iSeeChange
9:35 am
Tue August 13, 2013

iSeeChange: Apple Economics in Western Colorado

Colorado Apples
Colorado Apples
Credit Flowercat via Flickr (CC-NC-SA)

The height of the fruit season is approaching here in western Colorado, so for this week’s iSeeChange report, we decided to zoom out a bit and look at how Colorado’s biggest fruit crop fits into the national scene.  

On the Almanac a few weeks ago, an iSeeChanger named Megan Hines from Wisconsin said apples seemed to be ripe earlier than usual in her state. Anna Maenner, Executive Director for the Wisconsin Apple Growers Association, told us that indeed they are. She says the window for ripe apples usually swings between being two weeks early and two weeks late.

So that’s good info for Wisconsins, but why should our Colorado listeners and iSeeChangers care? Can those year-to-year fluctuations in other states, or even across the country, have an effect on apple growers here in western Colorado?

Tom Alvey, President of Rogers Mesa Fruits outside of Hotchkiss, says the national market does have some effect on local growers.

"The apple market is really controlled by Washington State, because their production is huge," he says.

Alvey started growing apples in the valley in 1976, and has been packing and shipping organic fruit from area growers since the company was founded in the early eighties. He says just a few years ago Rogers Mesa was shipping North fork Valley fruit all the way to the east coast, but since organic and local foods are becoming hipper every day, they can now ship most of their product to the Front Range instead, to big names like Whole Foods and Vitamin Cottage.

Some of their fruit still winds up in nearby states like Texas and Arizona, so they keep an eye on the national market. But as Alvey tells it, they don’t have to watch too closely: 

"For organics, we have a nationally significant production," he says, "so we’re able to control our markets a little better than a conventional packing and sales organization would."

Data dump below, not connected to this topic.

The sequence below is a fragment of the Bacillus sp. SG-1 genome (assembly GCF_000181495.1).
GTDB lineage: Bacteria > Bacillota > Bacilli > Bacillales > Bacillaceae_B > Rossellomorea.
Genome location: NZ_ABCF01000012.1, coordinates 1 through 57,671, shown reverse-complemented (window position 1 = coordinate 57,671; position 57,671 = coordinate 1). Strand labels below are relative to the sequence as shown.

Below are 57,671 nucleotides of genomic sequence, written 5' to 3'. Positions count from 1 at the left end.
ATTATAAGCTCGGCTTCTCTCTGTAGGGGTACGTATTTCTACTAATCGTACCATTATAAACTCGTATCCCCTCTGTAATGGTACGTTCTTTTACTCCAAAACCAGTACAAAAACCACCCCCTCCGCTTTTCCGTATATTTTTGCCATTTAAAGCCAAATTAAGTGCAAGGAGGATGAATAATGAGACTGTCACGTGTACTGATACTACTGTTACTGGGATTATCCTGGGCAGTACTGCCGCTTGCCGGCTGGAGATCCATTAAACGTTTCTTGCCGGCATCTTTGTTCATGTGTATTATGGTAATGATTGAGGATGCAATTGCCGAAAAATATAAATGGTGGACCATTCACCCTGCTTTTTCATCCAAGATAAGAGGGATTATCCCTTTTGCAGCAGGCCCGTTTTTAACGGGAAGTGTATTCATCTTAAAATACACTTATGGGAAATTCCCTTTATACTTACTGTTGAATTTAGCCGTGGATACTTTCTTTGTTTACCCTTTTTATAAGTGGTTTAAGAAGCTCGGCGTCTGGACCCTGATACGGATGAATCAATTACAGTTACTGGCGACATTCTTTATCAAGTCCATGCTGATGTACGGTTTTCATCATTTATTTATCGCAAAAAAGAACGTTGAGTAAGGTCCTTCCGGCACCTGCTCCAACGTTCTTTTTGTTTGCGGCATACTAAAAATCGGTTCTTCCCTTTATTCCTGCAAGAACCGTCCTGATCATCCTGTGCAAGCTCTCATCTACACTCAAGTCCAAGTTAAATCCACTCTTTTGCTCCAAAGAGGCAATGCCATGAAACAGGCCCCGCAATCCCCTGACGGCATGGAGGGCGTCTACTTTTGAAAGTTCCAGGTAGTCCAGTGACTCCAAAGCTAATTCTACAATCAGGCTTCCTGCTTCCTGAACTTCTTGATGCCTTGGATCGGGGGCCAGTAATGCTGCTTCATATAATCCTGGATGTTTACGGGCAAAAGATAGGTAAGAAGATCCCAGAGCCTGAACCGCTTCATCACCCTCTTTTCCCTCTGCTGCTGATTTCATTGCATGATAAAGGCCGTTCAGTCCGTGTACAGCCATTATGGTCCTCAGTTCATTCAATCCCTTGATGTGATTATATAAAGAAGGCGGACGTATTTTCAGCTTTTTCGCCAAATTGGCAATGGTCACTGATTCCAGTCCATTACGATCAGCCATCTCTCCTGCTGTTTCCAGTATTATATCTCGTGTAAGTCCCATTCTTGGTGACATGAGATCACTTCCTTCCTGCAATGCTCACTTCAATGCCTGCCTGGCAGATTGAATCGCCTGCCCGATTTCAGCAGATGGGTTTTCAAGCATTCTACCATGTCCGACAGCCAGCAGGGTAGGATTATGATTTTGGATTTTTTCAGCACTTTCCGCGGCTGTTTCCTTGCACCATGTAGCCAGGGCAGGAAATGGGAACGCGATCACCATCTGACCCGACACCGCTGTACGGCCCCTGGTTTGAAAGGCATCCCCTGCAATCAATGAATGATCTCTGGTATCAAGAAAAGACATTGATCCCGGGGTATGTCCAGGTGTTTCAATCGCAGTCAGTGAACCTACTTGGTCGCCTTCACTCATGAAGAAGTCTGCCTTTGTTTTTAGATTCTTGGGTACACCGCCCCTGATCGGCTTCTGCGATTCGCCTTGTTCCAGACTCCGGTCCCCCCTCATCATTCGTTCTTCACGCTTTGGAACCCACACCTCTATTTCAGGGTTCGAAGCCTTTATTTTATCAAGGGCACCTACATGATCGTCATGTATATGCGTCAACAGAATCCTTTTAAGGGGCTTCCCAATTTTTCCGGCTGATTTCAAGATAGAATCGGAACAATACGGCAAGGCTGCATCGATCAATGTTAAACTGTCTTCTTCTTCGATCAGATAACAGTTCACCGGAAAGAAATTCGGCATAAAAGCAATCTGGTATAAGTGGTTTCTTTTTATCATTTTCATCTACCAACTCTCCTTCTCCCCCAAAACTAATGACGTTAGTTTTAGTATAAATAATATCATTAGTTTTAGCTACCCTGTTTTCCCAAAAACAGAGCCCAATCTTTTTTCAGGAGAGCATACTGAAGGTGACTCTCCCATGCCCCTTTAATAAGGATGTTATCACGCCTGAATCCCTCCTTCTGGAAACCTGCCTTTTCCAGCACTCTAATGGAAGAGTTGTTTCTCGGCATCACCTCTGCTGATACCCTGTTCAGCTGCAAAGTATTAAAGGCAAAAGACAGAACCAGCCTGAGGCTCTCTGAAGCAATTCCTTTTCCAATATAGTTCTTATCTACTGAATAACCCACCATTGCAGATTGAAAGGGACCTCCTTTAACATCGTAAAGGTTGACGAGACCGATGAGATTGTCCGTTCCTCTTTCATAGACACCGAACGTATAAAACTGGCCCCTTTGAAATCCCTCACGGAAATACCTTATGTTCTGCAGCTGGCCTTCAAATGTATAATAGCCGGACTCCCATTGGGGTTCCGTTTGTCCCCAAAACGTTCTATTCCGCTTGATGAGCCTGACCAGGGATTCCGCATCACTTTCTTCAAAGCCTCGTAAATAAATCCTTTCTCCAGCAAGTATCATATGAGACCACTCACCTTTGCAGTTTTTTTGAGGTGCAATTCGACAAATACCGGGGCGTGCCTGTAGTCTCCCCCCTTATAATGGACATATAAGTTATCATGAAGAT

Still, Alvey says getting apples his on the market earlier is always a plus. Last year was a good example.

"The determining factor for when we get fruit to market is bloom time," he says. "Last year it was an early bloom. We were ahead of normal by a couple weeks for when we bloom, we had a very warm, dry spring."

Warmer temperatures made apples ready to hit the Front Range sooner, which helps, because when Coloradans in urban areas don’t see valley fruit on the shelves, they have other options.

"If we’re late like we will be this year, there can be a situation where other areas are already supplying fruit," Alvey says. "So it’s a little harder for us to get our buyers geared up and excited about paying a little more for Colorado fruit if we’re late. That'll be an issue this year, but I don't think too big of one."

Though consumers are generally willing to pay a premium for the valley’s organic apples, if they’re not there when consumers want them, cheaper conventional apples from places like, say, Wisconsin, might look just as tasty.

All the same, the national market isn’t a huge concern for Rogers Mesa Fruits or other local organic growers. The organic market is growing, for sure, but it’s still a niche market, so the economics of conventional growing don’t always apply. 

And according to Alvey, neither do the economic incentives.

"The decision to go organic if it’s made just economically is a bad decision ," he says. "If you don’t have belief in growing organically, if you don’t see the positive benefits of it, if you're just doing it because you think it'll help your bottom line,  you'll never stick with it."

Alvey says this year’s apple crop is down from last year, partly because of the late bloom but also because apples tend to produce less after an above-average year. So even though the organic industry isn’t restrained by the large-scale economics of conventional growing, there’s still a variety of factors that effect its success, the harvest size, timing and the national market being just a few.

"Those are big concerns," says Alvey. "None of us can grow just as a hobby. If the fruit isn't making money, we have to be concerned about that. No matter what our philosophical attitude is, we still have to be able to pay the bills at the end of the day."

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